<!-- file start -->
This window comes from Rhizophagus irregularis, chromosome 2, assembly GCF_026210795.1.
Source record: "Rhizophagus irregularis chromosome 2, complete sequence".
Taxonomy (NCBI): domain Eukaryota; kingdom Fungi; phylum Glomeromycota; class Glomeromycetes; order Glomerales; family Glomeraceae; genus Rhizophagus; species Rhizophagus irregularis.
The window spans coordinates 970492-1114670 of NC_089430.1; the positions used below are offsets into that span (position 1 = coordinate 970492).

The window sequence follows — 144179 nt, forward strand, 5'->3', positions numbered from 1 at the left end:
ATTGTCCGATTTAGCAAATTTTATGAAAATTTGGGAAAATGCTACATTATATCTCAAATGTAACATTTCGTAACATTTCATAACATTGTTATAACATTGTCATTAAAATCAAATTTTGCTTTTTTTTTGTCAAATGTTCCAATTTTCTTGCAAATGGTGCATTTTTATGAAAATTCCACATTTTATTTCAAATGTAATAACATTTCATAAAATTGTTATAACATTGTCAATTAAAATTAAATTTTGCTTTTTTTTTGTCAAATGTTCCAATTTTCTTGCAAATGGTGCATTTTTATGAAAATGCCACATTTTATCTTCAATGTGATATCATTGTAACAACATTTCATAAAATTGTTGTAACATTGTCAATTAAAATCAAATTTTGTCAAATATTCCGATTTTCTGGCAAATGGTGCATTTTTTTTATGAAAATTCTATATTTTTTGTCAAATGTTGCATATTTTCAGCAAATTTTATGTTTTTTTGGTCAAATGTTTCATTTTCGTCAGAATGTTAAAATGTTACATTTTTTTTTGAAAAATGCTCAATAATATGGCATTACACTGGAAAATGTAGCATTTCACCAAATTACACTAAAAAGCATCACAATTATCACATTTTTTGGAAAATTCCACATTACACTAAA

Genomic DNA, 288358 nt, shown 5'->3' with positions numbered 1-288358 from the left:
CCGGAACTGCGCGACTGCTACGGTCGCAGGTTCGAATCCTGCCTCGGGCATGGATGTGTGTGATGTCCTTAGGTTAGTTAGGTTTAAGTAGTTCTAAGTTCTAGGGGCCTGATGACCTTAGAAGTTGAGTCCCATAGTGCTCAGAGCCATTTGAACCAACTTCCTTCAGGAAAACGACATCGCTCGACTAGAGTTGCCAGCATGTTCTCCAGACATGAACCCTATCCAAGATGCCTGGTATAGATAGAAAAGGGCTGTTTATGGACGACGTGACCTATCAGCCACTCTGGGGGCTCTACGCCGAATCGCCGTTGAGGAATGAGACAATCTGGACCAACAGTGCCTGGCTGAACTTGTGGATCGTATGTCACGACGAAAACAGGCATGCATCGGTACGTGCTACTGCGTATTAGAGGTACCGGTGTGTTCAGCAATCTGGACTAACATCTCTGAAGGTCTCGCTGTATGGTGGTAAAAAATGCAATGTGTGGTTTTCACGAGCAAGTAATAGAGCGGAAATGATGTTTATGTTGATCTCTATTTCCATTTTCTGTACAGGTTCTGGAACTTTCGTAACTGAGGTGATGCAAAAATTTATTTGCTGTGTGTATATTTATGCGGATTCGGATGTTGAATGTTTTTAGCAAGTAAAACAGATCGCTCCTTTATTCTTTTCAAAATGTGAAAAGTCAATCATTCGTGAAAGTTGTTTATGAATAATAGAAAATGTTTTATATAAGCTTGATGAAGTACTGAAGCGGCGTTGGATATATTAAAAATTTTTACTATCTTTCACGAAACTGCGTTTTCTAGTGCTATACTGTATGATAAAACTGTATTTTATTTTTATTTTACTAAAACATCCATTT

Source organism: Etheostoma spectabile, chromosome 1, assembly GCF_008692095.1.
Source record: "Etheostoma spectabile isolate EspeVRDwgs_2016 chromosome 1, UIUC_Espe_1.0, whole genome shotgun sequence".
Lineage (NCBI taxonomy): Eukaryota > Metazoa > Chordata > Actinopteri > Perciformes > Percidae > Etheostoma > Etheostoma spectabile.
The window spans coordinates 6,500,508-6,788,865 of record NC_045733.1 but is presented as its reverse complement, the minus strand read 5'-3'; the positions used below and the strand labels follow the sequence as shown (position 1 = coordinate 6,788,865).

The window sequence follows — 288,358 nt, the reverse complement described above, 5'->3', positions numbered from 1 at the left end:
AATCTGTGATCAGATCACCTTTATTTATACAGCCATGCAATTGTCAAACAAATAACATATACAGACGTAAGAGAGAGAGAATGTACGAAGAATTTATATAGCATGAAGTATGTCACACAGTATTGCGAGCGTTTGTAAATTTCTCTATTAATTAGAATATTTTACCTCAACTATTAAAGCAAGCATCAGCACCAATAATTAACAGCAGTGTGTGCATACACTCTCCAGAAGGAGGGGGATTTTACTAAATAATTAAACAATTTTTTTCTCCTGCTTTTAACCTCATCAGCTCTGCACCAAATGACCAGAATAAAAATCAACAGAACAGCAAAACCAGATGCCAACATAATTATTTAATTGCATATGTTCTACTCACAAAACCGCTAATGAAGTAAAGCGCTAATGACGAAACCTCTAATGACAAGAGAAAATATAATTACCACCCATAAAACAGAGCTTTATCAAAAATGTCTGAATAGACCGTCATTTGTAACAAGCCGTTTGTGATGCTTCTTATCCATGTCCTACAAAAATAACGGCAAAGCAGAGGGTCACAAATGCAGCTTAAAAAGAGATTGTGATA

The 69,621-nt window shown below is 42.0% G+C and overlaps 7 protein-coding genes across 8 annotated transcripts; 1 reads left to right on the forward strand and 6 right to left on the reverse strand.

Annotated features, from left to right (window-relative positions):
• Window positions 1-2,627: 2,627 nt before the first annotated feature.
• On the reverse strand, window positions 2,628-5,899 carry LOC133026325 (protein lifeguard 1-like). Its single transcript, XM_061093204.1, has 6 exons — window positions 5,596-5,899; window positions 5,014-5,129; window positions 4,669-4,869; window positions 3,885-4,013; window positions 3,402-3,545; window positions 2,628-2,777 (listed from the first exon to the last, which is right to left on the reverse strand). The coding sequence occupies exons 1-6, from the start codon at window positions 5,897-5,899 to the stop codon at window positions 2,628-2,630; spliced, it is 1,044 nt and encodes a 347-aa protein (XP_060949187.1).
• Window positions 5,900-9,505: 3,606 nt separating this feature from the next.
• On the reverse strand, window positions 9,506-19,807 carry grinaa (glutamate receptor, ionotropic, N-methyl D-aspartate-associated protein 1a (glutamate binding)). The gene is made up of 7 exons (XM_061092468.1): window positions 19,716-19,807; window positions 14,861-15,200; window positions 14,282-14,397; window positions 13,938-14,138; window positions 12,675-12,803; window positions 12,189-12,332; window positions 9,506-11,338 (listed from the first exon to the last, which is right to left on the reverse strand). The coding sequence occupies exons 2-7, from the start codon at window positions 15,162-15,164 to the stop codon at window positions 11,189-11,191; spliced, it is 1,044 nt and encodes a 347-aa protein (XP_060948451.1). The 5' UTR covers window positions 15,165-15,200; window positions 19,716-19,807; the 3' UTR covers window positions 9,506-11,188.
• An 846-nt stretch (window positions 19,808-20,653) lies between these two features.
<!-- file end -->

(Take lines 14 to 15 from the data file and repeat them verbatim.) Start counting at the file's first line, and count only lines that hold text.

AATCTGTGATCAGATCACCTTTATTTATACAGCCATGCAATTGTCAAACAAATAACATATACAGACGTAAGAGAGAGAGAATGTACGAAGAATTTATATAGCATGAAGTATGTCACACAGTATTGCGAGCGTTTGTAAATTTCTCTATTAATTAGAATATTTTACCTCAACTATTAAAGCAAGCATCAGCACCAATAATTAACAGCAGTGTGTGCATACACTCTCCAGAAGGAGGGGGATTTTACTAAATAATTAAACAATTTTTTTCTCCTGCTTTTAACCTCATCAGCTCTGCACCAAATGACCAGAATAAAAATCAACAGAACAGCAAAACCAGATGCCAACATAATTATTTAATTGCATATGTTCTACTCACAAAACCGCTAATGAAGTAAAGCGCTAATGACGAAACCTCTAATGACAAGAGAAAATATAATTACCACCCATAAAACAGAGCTTTATCAAAAATGTCTGAATAGACCGTCATTTGTAACAAGCCGTTTGTGATGCTTCTTATCCATGTCCTACAAAAATAACGGCAAAGCAGAGGGTCACAAATGCAGCTTAAAAAGAGATTGTGATA

The 69,621-nt window shown below is 42.0% G+C and overlaps 7 protein-coding genes across 8 annotated transcripts; 1 reads left to right on the forward strand and 6 right to left on the reverse strand.